As long as you are doing one to one calling or transmission of video, things are not too bad. It gets ugly when you want to form broadcast (one to many) or many to many connections. Unlike a TV or radio tower or satellite, computer transmissions are primarily designed so that a source and destination talk to one another. If someone else wants to watch a video, a completely separate stream must be made available. With a radio broadcast, the source sends once and millions of nodes can listen and everything is synchronized. On a computer network, if you have millions of nodes listening, you have to have millions of transmissions and those transmissions may not be synchronized. This means at the source end you have to have lots of very powerful servers blasting out the same information over and over across very fat pipes. It turns out that video uses up a tremendous amount of bandwidth. During prime time viewing hours, almost 2/3 of all the bandwidth on the Internet is due to video streaming services like Netflix, Hulu, YouTube, and others.
Remember how I said that it is hard to ensure quality over the Internet? Well....The routing hubs just move the traffic on to their next destination on the Internet. They do not know what is important or not. Your bank transaction looks no different to them than part of a video. Your connection from your hotel room to your workplace looks just the same as a kid playing a game. Internet connections are slower, less reliable, and much more expensive than in building connections. We cannot fix the quality issue by building infinite bandwidth pipes because we simply cannot afford them and the design and transmission issues we discussed still remain.
Your link out to the Internet is a tenuous one. Many people think they can do anything with it. However, what I do with the link in my office may inhibit what you want to do with the link in yours. If two or three people watch March Madness basketball games at their desks, even if it is during their lunch break, it could act like a denial of service attack. A 10Mbps business connection with three users trying to use 12-24Mbps would be a real problem. If you tried to run a video conference or make a VoIP call over that same link, you would have a bad day. Surfing the web would be very slow. Bank transactions might time out. You get the idea. This can happen at any routing point on the Internet, but the one you have the most control over and the one most likely to cause you grief is your own ISP connection. People are much more likely to shoot themselves in the foot than have someone else shoot them....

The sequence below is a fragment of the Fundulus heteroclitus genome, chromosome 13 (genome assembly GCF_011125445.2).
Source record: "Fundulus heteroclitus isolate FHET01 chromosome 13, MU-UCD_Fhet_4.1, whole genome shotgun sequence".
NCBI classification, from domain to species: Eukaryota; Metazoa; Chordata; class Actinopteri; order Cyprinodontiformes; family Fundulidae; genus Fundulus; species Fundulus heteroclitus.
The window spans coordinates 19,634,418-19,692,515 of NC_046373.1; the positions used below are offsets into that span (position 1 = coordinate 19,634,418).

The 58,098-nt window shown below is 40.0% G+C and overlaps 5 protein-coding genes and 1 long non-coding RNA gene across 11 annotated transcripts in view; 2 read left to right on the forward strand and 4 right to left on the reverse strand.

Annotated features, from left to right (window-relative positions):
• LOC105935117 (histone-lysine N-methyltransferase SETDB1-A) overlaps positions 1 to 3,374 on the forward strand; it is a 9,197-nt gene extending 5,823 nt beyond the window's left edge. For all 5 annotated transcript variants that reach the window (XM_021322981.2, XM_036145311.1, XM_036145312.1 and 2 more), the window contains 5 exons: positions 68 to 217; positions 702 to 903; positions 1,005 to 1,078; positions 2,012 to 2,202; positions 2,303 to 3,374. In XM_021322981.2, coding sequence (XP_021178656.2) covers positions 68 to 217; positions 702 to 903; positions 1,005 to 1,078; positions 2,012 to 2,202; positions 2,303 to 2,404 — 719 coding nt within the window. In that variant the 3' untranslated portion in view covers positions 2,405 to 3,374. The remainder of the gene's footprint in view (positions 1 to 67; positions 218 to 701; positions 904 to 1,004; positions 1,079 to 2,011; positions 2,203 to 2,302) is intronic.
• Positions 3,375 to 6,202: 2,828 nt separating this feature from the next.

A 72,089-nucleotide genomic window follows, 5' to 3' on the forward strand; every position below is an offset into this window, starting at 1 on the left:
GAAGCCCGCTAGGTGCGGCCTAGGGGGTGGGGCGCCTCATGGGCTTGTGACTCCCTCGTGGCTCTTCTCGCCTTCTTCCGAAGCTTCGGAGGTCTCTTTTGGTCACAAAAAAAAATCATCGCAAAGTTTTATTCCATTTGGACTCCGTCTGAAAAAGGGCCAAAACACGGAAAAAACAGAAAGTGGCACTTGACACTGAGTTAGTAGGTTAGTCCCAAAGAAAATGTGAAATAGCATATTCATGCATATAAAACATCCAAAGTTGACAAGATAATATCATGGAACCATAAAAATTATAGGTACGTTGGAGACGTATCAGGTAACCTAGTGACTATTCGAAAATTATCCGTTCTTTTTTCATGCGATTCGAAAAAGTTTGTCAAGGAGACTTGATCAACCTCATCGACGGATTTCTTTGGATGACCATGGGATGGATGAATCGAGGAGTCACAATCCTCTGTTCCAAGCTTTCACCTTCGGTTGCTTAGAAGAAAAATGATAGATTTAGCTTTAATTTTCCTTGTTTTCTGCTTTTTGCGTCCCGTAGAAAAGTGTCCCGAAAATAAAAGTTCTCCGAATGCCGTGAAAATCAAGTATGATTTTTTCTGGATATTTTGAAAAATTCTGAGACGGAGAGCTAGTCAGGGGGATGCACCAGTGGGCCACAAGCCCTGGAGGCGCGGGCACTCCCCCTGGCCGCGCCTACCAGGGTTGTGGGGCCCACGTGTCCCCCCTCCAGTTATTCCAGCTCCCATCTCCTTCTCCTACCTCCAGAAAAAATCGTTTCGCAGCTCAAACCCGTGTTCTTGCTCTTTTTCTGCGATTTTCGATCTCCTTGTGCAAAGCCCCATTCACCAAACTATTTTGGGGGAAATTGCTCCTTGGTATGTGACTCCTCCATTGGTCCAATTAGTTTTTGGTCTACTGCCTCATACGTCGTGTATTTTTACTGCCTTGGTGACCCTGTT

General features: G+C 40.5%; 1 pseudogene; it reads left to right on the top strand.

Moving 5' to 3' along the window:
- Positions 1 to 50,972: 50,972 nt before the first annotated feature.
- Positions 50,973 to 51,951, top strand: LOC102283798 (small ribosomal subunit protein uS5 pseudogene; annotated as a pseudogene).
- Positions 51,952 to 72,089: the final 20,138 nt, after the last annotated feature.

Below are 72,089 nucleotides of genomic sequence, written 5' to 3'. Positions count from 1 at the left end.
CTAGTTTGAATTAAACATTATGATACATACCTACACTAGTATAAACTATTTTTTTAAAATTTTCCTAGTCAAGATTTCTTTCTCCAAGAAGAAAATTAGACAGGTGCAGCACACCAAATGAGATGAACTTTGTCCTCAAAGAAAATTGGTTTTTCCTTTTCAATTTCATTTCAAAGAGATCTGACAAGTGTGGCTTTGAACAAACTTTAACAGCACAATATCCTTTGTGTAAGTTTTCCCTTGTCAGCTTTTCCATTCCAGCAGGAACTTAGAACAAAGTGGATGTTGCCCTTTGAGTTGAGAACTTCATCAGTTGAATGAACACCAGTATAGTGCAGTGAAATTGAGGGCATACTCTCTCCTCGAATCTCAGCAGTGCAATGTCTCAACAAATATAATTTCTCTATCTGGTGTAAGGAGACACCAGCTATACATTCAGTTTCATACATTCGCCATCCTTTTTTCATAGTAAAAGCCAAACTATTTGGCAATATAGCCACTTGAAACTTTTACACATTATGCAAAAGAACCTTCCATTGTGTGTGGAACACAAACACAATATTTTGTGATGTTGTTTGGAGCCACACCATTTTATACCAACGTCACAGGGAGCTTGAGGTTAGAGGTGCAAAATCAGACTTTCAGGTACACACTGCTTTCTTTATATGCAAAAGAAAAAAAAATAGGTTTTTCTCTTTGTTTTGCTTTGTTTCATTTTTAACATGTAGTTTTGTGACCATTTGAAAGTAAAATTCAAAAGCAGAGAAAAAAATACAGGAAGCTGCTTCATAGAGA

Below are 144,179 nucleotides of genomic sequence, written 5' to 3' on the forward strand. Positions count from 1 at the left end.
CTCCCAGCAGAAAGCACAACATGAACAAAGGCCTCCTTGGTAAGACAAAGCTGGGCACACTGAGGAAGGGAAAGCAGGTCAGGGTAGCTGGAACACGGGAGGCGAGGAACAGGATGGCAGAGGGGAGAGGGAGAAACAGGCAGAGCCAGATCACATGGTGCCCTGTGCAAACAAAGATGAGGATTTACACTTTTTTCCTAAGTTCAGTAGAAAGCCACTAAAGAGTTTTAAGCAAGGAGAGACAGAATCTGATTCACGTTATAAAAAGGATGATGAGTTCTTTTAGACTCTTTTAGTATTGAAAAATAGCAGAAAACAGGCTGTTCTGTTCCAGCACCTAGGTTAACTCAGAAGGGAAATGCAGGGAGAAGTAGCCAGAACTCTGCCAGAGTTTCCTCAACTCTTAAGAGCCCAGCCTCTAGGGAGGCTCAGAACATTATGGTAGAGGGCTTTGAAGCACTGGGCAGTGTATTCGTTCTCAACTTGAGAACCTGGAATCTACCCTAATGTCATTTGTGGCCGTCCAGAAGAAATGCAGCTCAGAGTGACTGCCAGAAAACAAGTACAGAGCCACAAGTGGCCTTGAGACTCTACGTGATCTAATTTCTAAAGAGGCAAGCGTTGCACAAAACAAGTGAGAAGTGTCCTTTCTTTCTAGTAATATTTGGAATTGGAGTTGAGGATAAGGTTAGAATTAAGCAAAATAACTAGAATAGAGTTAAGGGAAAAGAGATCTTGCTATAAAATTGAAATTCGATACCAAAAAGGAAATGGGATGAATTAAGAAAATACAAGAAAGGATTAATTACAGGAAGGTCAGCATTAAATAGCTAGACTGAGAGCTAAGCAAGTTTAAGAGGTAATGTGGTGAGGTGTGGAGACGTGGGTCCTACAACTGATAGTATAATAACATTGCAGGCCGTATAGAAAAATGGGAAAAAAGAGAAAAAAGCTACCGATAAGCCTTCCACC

What can you do about it? Realize that nothing is infinite and every bit has a cost. The most costly bits are those traveling over your limited pipes out to your ISP and the rest of the world. Set appropriate expectations, policies, and procedures. Management needs to pay attention to the information flowing in and out of your workplace as much as it pays attention to the money and people coming in and out. People need to be trained so that they know how to behave well and not stomp on other people. You should segment or prioritize your Internet traffic and buy bigger or more pipes if you need them. Separating your network to carry different kinds of traffic could be a very good idea.
To save money and improve productivity easily, try these tips:
(1) If you want to watch something that is being broadcast, use the TV.
(2) If you want to listen to something being broadcast, turn on the radio.
(3) Turn off or uninstall programs that stream information in from the Internet continuously, like screen savers.
(4) Schedule big data moves, like backups, for off hours.
(5) Monitor individual PCs and your router for traffic. Strongly consider and bandwidth management and control device to improve your security and protect that link from someone who "just has to" see how well that sports game is going.
Recognize that no resource is infinite. If a lot of people decide to watch something on their Internet link from all over the country, you may not be able to reach that overloaded server. Worse, you may not be able to make a reasonable connection to anywhere along the oversubscribed links. Your request may be the passenger in the airport that got bumped from a flight....
There are various techniques and products you can use to help prevent data logjams and other issues, but we cannot help you unless you call.
©2015 Tony Stirk, Iron Horse email@example.com